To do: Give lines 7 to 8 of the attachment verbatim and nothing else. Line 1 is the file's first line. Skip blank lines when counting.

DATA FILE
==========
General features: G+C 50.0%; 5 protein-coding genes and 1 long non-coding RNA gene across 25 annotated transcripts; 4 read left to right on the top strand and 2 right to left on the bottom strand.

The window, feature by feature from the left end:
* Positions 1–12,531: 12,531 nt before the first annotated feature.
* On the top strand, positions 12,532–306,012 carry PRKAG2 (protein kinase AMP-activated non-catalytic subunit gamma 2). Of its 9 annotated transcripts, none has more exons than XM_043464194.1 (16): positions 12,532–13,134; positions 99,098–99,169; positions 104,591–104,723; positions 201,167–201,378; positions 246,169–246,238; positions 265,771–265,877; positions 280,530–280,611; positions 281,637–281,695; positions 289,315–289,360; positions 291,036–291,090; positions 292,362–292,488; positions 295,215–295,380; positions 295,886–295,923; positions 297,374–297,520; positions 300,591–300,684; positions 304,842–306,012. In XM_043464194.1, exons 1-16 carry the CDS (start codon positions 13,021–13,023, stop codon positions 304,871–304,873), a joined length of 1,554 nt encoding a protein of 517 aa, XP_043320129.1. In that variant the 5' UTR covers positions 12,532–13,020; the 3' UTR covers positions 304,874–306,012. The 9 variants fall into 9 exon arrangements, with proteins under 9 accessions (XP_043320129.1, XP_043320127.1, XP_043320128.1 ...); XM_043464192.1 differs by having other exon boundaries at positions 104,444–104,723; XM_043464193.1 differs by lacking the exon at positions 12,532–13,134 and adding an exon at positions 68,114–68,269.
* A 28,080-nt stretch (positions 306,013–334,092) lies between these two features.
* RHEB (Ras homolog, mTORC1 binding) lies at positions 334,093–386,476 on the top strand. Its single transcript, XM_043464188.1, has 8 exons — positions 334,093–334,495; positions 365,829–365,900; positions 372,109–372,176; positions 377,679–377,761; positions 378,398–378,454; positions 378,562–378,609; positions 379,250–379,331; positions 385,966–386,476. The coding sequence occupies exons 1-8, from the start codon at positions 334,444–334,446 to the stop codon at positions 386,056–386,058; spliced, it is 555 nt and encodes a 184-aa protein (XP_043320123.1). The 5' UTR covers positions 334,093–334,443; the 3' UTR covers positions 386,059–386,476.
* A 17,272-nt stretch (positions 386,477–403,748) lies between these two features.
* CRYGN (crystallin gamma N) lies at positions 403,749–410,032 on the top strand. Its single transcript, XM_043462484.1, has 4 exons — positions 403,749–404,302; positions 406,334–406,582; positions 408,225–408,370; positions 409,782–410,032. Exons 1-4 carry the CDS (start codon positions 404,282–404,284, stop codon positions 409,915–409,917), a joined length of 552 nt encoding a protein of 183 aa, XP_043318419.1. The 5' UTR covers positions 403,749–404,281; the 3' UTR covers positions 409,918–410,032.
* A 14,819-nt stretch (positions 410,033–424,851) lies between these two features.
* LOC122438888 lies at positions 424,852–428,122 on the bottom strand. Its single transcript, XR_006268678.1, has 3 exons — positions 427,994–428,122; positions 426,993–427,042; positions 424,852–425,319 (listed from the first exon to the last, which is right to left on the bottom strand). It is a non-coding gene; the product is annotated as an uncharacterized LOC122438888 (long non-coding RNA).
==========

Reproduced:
* A 17,272-nt stretch (positions 386,477–403,748) lies between these two features.
* CRYGN (crystallin gamma N) lies at positions 403,749–410,032 on the top strand. Its single transcript, XM_043462484.1, has 4 exons — positions 403,749–404,302; positions 406,334–406,582; positions 408,225–408,370; positions 409,782–410,032. Exons 1-4 carry the CDS (start codon positions 404,282–404,284, stop codon positions 409,915–409,917), a joined length of 552 nt encoding a protein of 183 aa, XP_043318419.1. The 5' UTR covers positions 403,749–404,281; the 3' UTR covers positions 409,918–410,032.